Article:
Bubbles in Magmas
22 Feb 2011 | Educational Materials | Contributor(s): Chuck B Connor, Leah Michelle Courtland
Chuck ConnorPeter LaFeminaC. Connor, P. LaFemina, Spreadsheets across the Curriculum: The Physical Volcanology Collection.
Modeling volcanic eruptions: Practical experience from large-scale experiments
29 Jan 2011 | Presentations | Contributor(s): Pierfrancesco Dellino
This lecture is part of the Large-scale Experiments Workshop held in September, 2010.
Titan2d user manual (spanish)
28 Jan 2011 | Educational Materials | Contributor(s): Michael Sheridan
This is a translation of the Titan2D user manual by Teresita del Pilar Argoty.
AshFall: A graduate course in volcanology with substantial meteorological content
26 Jan 2011 | Courses | Contributor(s): William I Rose
Michigan Tech's AshFall course by William I. Rose.This series of lectures was put together in 2009 as the lecture part of a graduate level course which students did some evaluations of ashfall models, comparing their results with actual ashfall deposits, including the Grain size distributions...
22 Jan 2011 | Educational Materials | Contributor(s): Sarah Elizabeth Ogburn
Contains a list of references about TITAN2D, specifically a list of volcanoes and types of flows for which it has been used.
TITAN2D User Guide, Release 2.0, 2007
07 Jan 2011 | Educational Materials | Contributor(s): Abani Patra, E Bruce Pitman
This is a user guide for TITAN2D, Mass Flow Simulation Tool, created by the Geophysical Mass Flow Group (GMFG), University at Buffalo. Although this user guide describes the use of Titan2D via a python-built graphical user interface (GUI) that runs on linux machines (release 2.0, July 2007), this...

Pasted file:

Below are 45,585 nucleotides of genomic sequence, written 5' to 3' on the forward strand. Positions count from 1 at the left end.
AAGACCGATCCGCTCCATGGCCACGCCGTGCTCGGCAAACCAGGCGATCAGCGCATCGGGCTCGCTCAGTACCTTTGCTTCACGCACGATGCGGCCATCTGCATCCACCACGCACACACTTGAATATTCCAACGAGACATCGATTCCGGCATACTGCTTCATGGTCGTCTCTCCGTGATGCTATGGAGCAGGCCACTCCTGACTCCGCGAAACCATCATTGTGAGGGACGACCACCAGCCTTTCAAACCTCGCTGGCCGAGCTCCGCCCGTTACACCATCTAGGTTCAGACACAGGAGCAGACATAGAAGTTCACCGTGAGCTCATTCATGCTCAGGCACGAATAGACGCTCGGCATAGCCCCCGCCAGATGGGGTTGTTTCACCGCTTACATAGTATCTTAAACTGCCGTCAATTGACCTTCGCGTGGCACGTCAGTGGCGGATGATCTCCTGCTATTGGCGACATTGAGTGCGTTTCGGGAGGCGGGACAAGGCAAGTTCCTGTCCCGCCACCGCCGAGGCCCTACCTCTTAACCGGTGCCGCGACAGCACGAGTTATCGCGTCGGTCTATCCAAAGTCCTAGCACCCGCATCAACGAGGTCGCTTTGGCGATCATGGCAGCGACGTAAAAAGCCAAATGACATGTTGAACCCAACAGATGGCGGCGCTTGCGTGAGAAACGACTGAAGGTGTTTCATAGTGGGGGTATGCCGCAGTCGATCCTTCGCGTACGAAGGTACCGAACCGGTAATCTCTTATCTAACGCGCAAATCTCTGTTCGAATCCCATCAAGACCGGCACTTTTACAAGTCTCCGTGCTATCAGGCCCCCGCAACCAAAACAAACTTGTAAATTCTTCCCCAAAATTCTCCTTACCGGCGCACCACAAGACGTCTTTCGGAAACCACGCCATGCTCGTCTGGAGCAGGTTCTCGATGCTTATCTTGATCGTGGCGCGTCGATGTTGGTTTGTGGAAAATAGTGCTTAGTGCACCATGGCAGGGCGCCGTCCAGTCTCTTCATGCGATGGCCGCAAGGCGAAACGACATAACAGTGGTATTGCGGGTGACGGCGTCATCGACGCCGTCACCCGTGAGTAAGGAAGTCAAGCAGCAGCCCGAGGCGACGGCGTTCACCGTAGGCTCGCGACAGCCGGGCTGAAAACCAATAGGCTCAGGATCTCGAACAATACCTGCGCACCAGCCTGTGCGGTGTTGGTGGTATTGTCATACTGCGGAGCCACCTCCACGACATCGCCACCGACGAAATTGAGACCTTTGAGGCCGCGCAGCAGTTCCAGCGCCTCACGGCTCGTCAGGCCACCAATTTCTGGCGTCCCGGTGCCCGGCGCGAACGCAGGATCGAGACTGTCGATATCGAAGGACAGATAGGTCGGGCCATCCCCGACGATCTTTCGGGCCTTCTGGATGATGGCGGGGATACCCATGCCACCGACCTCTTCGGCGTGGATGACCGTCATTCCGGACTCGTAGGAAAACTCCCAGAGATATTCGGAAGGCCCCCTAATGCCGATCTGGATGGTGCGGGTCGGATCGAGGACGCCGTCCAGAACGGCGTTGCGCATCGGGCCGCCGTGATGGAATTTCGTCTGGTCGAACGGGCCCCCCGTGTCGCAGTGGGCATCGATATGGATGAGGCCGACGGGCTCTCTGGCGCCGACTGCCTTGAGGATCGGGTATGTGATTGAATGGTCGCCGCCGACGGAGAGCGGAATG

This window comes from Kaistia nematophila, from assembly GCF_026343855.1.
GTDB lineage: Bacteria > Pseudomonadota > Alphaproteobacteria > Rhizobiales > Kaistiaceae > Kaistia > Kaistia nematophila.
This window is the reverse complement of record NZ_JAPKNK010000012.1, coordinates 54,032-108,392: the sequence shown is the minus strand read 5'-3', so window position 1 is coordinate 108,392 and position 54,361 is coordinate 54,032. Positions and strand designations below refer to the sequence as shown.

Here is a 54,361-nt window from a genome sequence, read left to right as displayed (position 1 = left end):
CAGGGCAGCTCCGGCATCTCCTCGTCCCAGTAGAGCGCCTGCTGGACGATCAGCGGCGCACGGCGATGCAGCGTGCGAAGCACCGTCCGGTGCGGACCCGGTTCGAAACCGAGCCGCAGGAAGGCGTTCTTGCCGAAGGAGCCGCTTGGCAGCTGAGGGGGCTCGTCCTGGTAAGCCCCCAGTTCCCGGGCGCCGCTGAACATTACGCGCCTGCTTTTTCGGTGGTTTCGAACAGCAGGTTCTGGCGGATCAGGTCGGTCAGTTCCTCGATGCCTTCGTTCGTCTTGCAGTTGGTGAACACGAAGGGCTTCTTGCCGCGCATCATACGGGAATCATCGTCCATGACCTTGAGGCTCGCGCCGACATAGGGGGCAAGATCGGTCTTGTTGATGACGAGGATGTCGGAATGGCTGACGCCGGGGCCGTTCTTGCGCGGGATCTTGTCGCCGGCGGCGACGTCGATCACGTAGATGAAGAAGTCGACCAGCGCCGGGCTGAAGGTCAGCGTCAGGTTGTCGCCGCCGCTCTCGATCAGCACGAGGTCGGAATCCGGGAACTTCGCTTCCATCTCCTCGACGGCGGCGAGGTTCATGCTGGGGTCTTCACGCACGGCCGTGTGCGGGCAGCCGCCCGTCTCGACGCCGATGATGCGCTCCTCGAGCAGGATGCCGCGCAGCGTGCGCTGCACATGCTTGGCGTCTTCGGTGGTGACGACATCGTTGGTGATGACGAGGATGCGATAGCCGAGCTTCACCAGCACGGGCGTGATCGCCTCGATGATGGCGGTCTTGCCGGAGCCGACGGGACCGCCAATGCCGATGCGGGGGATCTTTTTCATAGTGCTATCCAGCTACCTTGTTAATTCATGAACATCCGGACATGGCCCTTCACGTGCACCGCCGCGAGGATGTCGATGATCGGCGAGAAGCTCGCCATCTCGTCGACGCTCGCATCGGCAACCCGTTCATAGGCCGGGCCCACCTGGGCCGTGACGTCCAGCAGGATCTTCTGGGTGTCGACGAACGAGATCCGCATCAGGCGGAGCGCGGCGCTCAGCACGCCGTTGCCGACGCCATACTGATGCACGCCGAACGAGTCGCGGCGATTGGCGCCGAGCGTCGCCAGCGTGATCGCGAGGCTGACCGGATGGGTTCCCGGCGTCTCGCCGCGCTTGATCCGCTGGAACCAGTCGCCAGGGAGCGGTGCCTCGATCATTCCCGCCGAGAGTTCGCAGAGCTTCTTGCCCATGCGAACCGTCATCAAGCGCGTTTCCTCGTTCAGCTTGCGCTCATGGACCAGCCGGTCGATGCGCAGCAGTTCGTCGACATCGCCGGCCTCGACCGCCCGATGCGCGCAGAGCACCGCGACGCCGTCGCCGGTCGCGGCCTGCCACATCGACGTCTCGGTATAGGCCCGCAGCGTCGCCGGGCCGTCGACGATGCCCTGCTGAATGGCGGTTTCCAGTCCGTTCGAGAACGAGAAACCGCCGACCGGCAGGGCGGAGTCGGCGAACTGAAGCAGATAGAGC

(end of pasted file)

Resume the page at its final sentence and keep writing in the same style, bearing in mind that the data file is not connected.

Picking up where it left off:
04 Aug 2010 | Publications | Contributor(s): E Bruce Pitman, Abani Patra
This tutorial presents a derivation of the governing equations solved by TITAN2D, and the numerical method employed.
Titan2D Mass-Flow Simulation Tool
22 Mar 2010 | *Tools
Simulate mass flows on realistic terrains using adaptive mesh refinement.
24 Feb 2010 | Miscellaneous | Contributor(s): Shawn Rice, Nicholas J. Kisseberth
The contribution process is intended to be much like composing an e-mail: You'll start with writing the introduction and main content of your contribution and later attach files to it (video, PDFs, etc).The abstract is typically a one or two paragraph description of your contribution.